£18000 - £22000 per annum + training: Ashdown Group: Business and Marketing Gr...

SThree: Trainee Recruitment Consultant

£20000 - £25000 per annum + Commission: SThree: Are you great at building rela...

Ashdown Group: Database Analyst - Birmingham - £22,000 plus benefits

£20000 - £22000 per annum + excellent benefits: Ashdown Group: Application Sup...

Day In a Page

Fishing for votes with Nigel Farage: The Ukip leader shows how he can work an audience as he casts his line to the disaffected of Grimsby

Fishing is on Nigel Farage's mind

Ukip leader casts a line to the disaffected
Who is bombing whom in the Middle East? It's amazing they don't all hit each other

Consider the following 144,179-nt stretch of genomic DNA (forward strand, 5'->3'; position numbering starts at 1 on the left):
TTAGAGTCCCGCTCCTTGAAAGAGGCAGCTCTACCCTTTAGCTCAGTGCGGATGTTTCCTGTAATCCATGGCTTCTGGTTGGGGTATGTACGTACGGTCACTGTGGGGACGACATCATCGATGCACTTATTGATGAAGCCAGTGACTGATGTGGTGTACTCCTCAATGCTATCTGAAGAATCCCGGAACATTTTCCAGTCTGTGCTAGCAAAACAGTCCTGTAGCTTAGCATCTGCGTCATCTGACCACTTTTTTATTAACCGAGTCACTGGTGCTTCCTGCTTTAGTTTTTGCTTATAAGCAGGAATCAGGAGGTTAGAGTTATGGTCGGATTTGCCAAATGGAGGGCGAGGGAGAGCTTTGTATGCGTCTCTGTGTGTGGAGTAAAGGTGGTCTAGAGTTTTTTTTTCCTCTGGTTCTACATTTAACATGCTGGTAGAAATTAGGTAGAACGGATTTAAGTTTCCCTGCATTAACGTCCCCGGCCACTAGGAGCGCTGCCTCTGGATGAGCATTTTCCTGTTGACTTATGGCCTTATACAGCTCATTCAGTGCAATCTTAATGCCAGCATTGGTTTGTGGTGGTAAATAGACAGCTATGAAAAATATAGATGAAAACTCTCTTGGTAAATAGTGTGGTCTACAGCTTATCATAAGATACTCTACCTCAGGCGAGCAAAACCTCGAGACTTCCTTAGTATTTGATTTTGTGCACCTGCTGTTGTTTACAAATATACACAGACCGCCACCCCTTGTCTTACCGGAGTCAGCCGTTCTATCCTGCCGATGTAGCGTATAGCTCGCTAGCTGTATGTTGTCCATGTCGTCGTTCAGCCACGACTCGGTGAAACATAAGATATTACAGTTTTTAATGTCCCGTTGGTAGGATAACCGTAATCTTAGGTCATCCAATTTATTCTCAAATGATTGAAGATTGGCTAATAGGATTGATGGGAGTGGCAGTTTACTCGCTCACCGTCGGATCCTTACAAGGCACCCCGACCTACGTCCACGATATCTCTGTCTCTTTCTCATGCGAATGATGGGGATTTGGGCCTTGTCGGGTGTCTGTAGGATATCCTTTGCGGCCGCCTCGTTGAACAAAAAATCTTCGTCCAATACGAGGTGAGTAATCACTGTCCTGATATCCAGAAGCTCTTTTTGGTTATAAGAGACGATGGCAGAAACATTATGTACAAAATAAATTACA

Who is bombing whom in the Middle East?

Robert Fisk untangles the countries and factions
China's influence on fashion: At the top of the game both creatively and commercially

China's influence on fashion

At the top of the game both creatively and commercially
Lord O’Donnell: Former cabinet secretary on the election and life away from the levers of power

The man known as GOD has a reputation for getting the job done

Lord O'Donnell's three principles of rule
Rainbow shades: It's all bright on the night

Rainbow shades

It's all bright on the night
'It was first time I had ever tasted chocolate. I kept a piece, and when Amsterdam was liberated, I gave it to the first Allied soldier I saw'

Bread from heaven

Dutch survivors thank RAF for World War II drop that saved millions
Britain will be 'run for the wealthy and powerful' if Tories retain power - Labour

How 'the Axe' helped Labour

UK will be 'run for the wealthy and powerful' if Tories retain power
Rare and exclusive video shows the horrific price paid by activists for challenging the rule of jihadist extremists in Syria